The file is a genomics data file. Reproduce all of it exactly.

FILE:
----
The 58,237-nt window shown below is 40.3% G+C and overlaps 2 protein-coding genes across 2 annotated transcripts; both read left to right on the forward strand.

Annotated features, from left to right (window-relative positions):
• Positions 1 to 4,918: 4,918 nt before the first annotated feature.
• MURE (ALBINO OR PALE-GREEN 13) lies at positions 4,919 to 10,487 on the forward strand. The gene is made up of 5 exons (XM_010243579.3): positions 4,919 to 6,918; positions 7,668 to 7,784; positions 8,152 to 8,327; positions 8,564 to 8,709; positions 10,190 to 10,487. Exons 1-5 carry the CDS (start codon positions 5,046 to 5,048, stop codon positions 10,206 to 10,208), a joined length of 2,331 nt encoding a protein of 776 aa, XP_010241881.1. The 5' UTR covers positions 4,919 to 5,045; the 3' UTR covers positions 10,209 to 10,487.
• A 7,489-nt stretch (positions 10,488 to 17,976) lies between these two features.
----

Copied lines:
The 58,237-nt window shown below is 40.3% G+C and overlaps 2 protein-coding genes across 2 annotated transcripts; both read left to right on the forward strand.

Annotated features, from left to right (window-relative positions):
• Positions 1 to 4,918: 4,918 nt before the first annotated feature.
• MURE (ALBINO OR PALE-GREEN 13) lies at positions 4,919 to 10,487 on the forward strand. The gene is made up of 5 exons (XM_010243579.3): positions 4,919 to 6,918; positions 7,668 to 7,784; positions 8,152 to 8,327; positions 8,564 to 8,709; positions 10,190 to 10,487. Exons 1-5 carry the CDS (start codon positions 5,046 to 5,048, stop codon positions 10,206 to 10,208), a joined length of 2,331 nt encoding a protein of 776 aa, XP_010241881.1. The 5' UTR covers positions 4,919 to 5,045; the 3' UTR covers positions 10,209 to 10,487.
• A 7,489-nt stretch (positions 10,488 to 17,976) lies between these two features.